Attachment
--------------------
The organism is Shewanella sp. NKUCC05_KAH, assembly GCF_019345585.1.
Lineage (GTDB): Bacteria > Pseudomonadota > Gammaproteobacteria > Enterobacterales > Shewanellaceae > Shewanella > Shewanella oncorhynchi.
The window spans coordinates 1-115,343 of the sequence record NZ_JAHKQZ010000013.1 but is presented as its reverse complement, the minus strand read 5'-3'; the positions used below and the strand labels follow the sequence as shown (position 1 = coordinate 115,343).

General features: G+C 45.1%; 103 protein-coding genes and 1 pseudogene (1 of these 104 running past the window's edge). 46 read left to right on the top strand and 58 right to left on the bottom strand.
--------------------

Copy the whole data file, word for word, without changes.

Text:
The organism is Shewanella sp. NKUCC05_KAH, assembly GCF_019345585.1.
Lineage (GTDB): Bacteria > Pseudomonadota > Gammaproteobacteria > Enterobacterales > Shewanellaceae > Shewanella > Shewanella oncorhynchi.
The window spans coordinates 1-115,343 of the sequence record NZ_JAHKQZ010000013.1 but is presented as its reverse complement, the minus strand read 5'-3'; the positions used below and the strand labels follow the sequence as shown (position 1 = coordinate 115,343).

General features: G+C 45.1%; 103 protein-coding genes and 1 pseudogene (1 of these 104 running past the window's edge). 46 read left to right on the top strand and 58 right to left on the bottom strand.